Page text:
In Mexico, Trump takes a beating -- and not just the piñatas

Dalton Javier Avalos Ramirez remembers watching Donald Trump announce his candidacy for the U.S. presidency last June. In that speech, Trump lobbed the first in an eight-month stream of insults, saying that Mexico was sending many of its worst north of the border and that such immigrants are “bringing drugs, they're bringing crime, they're rapists and some, I assume, are good people.”

Avalos Ramirez, a resident of the border city of Reynosa opposite Texas, went back to his piñata workshop, and in anger sculpted paper and paste into Trump's image. A suit. A wide mouth seemingly in mid-insult. A tuft of yellow papier-maché hair whipping in the wind.

After making countless piñatas in a small workshop with his siblings since childhood, Avalos Ramirez never guessed that this gesture of protest would result in dozens of orders, both from Mexican customers and those across the border. Some customers filled Trump with candy and gleefully pummeled him to bits at birthday parties. Others took him to protests and set his likeness aflame.

Eighty or so Trumps later, the orders are still coming.

Avalos Ramirez, in a phone interview from Reynosa, didn't realize that he would inspire scores of imitations and give many other Mexicans the ability to express their anger at the anti-Mexican rhetoric that's become a mainstay of this American election cycle. This week former president Vicente Fox voiced that anger with an F-bomb.

Responding to Trump's comment that he will build a large border wall and make Mexico pay for it, Fox said in an interview with Jorge Ramos on the Fusion network, “I'm not going to pay for that ... wall!”

The comment brought cheers from commentators, politicians and everyday citizens. No doubt more Trump piñatas will be sold.

The U.S.-Mexican relationship has never been easy. In the 19th century, President Porfirio Diaz summed up his country's dilemma: “Poor Mexico, so far from God, so close to the United States.” Mexico lost about half its territory in the war with the U.S., and the country has long honored six young military cadets — the Niños Heroes, or boy heroes — who died in 1847 when American forces invaded Mexico City. One is said to have wrapped himself in the Mexican flag and leaped to his death from the battlements rather than be taken by the Americans.

Still, the countries' two governments have long preached cooperation and understanding. Vice President Joe Biden did as much this week.

On a visit to Mexico City, Biden told President Enrique Peña Nieto that he almost felt the need to apologize to the Mexican people, and lamented the “damaging” and “inaccurate” xenophobic sentiments expressed during the Republican primary campaign.

“I just want you to know, Mr. President, that the most heated of the rhetoric you've heard from some of the competitors for the nomination for president is not who we are as the American people. It is not a view that is the view of the majority of the American people. It's the exact opposite, it's the opposite view,” Biden said.

But many here are worried that the strength Trump has demonstrated in the polls, even in the state of Nevada, which has a large Latino population, indicates that such sentiments are shared by millions.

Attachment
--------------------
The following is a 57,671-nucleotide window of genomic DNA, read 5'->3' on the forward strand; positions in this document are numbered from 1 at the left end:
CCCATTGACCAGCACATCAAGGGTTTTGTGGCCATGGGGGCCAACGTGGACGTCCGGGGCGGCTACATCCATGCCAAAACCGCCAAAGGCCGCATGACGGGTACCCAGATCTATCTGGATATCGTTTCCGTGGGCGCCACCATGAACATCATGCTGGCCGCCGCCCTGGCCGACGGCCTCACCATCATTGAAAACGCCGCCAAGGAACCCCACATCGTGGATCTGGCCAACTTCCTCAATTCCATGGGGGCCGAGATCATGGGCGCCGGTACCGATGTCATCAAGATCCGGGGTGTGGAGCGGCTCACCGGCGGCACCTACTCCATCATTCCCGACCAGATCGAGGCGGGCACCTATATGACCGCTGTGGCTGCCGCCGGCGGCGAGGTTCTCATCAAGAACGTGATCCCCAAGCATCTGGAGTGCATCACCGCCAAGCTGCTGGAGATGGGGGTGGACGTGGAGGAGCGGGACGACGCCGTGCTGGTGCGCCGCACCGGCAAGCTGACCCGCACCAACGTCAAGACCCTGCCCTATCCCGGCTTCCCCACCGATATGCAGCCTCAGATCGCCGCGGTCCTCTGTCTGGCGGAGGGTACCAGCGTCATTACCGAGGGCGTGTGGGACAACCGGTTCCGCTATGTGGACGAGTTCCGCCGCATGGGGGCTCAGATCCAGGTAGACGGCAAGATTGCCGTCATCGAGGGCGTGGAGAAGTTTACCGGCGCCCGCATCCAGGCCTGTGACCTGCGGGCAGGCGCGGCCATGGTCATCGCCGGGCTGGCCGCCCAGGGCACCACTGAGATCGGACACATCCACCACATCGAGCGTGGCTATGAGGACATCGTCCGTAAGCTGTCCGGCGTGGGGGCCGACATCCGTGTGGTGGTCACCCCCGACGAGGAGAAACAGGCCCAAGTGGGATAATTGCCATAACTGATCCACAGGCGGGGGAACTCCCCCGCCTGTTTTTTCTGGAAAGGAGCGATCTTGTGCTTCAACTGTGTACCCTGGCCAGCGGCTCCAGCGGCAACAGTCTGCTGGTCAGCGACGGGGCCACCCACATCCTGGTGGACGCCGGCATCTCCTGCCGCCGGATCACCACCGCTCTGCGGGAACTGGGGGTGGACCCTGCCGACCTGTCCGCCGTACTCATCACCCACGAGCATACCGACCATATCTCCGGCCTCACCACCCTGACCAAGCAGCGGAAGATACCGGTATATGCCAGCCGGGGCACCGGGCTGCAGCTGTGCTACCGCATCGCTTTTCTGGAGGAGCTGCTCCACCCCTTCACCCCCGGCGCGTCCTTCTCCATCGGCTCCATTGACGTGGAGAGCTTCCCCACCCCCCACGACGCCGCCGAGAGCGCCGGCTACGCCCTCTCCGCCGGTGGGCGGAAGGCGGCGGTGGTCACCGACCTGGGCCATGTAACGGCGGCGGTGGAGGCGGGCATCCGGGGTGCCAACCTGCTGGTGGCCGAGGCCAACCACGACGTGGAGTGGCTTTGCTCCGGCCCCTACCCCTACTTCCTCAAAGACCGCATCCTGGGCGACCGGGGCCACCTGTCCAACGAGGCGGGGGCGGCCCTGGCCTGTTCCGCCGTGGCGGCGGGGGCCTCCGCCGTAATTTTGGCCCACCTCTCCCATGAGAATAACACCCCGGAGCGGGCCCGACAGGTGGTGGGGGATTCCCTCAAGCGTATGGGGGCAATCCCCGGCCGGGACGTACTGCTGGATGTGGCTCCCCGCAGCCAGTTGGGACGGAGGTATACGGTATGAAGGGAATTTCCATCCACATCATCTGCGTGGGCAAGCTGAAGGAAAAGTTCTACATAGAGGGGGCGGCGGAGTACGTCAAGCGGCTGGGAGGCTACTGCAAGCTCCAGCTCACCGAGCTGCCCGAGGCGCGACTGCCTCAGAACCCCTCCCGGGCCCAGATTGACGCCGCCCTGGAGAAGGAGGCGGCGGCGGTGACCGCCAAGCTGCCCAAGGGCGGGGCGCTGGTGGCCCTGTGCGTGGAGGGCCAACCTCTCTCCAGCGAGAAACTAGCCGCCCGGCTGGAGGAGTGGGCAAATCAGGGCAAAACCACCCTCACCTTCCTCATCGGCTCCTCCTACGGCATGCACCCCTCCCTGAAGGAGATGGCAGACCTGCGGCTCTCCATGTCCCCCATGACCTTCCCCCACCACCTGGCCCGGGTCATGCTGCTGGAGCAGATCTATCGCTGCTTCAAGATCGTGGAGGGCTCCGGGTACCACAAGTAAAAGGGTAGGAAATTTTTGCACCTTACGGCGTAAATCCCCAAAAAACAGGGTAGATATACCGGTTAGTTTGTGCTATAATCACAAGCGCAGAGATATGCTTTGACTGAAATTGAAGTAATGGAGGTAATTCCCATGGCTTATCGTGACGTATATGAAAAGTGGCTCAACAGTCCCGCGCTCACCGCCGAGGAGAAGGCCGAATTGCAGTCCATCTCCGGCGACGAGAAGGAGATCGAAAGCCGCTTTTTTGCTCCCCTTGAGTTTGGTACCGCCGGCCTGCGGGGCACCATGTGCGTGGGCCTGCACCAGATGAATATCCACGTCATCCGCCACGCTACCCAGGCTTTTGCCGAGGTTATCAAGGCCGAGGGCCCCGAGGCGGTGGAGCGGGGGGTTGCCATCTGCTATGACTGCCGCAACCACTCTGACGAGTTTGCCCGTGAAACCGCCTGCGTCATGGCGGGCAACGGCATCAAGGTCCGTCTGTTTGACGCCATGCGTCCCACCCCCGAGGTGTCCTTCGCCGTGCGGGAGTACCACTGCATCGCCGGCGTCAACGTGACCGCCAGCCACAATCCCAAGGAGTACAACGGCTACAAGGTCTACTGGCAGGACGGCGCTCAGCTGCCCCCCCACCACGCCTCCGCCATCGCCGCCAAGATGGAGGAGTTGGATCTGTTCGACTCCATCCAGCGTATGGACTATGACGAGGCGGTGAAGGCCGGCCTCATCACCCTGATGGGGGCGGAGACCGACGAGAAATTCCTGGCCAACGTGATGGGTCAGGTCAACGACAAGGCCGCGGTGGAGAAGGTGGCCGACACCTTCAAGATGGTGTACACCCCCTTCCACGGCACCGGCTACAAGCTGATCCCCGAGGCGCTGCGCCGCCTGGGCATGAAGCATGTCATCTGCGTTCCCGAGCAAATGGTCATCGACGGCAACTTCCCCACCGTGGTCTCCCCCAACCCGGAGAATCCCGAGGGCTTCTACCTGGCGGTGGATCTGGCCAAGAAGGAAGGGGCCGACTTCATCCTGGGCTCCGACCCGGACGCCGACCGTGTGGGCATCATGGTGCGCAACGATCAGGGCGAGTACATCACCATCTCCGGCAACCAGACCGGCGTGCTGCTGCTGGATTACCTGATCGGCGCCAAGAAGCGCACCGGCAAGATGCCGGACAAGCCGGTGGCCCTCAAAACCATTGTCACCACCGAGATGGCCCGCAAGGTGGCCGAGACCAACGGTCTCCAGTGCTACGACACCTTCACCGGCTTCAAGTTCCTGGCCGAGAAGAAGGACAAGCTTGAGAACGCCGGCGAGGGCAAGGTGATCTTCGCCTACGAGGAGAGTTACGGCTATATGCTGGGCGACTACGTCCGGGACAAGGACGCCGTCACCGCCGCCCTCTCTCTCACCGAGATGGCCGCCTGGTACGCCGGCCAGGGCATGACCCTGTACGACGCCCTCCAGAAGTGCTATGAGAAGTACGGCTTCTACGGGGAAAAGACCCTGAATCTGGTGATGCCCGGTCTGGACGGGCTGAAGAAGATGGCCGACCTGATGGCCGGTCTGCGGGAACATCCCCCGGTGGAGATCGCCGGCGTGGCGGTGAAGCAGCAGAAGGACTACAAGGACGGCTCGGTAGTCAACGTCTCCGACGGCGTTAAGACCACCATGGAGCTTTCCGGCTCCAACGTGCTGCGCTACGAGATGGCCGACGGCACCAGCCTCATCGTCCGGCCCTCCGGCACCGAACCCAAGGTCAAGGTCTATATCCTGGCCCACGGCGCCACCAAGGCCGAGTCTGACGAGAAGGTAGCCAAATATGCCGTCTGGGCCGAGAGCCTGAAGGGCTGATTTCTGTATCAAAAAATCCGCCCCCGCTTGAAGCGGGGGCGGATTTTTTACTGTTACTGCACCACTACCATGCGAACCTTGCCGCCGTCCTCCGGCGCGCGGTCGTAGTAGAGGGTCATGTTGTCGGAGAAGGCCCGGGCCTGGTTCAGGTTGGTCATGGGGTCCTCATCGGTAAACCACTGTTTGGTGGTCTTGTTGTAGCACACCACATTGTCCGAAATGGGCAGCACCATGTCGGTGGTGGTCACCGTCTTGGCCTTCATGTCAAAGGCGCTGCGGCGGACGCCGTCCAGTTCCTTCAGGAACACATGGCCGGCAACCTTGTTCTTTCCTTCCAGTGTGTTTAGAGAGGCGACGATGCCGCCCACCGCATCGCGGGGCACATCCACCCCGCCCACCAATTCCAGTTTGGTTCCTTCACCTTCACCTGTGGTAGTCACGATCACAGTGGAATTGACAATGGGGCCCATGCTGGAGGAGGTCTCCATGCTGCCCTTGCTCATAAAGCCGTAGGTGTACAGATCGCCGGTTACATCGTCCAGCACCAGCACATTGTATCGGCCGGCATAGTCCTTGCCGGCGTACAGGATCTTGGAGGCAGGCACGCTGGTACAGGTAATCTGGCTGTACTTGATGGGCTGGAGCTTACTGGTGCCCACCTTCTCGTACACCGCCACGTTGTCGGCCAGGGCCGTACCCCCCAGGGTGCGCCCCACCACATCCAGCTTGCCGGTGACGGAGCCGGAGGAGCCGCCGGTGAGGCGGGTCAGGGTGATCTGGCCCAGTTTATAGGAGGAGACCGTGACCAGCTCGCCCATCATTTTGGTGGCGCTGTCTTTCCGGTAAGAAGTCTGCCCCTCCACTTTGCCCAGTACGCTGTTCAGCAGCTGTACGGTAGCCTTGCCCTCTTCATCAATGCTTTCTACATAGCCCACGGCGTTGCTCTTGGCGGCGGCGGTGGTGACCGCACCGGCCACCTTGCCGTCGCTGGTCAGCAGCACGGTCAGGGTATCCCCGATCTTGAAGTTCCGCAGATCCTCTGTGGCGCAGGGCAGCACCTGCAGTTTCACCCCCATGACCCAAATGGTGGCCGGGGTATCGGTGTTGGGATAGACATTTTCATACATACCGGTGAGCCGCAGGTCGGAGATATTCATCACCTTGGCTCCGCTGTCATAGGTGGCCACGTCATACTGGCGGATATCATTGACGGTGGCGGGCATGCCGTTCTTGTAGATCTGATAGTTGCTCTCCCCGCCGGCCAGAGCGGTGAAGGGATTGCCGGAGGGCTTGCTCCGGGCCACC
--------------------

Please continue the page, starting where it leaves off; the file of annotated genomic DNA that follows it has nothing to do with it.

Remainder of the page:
“I have family living in California, and they're really worried that if Trump becomes president, they'll be afraid that they could have their citizenship taken away. And they have been living over there for more than 30 years,” said Lourdes Fernandez, a housewife in Mexico City. “They're really praying to God that this man doesn't become president, because they don't know what he could do with the Mexican people.”

“They give them the worst jobs, they humiliate them, and Mexicans have to accept it because they have economic needs,” said Rosario Diaz, an architect in Mexico City. “Mr. Trump is a clear example of the hatred of Mexicans that certain Americans have.”

In a poll published last August by Pew, 72% of Americans said that immigrants without documentation should be allowed to stay in the U.S., if they meet certain requirements. Only 17% said that a “national law enforcement effort” should be made to deport all immigrants in the country illegally. That information was sampled before Trump announced his candidacy.

On Thursday, the newspaper Milenio rounded up what Mexican politicians had to say about Trump, including this statement by Minister of the Interior Miguel Angel Osorio Chong, regarding the border wall Trump wishes to build with Mexico's dollars.

“He's looking to generate coverage more than generating a project. Of course, he doesn't know or understand the contribution of migrants of practically all the nations in the world that have come to help and support the development of the United States.”

Secretary of State Jose Antonio Meade told the San Francisco Chronicle that the candidate's speeches “are colored by prejudice, racism — or just plain ignorance — that's not a good or positive sign. Any combination of the three does not help the debate, does not help politics.”

After Fox's comment on Thursday, Trump went to Twitter to demand an apology for using an expletive. “If I did that there would be an uproar!”

At his piñata shop, Avalos Ramirez said Trump must be confused about what century we're living in. The U.S.-Mexico war is long over, he said.

“We in Mexico don't see the U.S. as an enemy,” he said. “We see them as an economic ally.”

Tillman is a special correspondent. Special correspondent Cecilia Sanchez contributed reporting from Mexico City.

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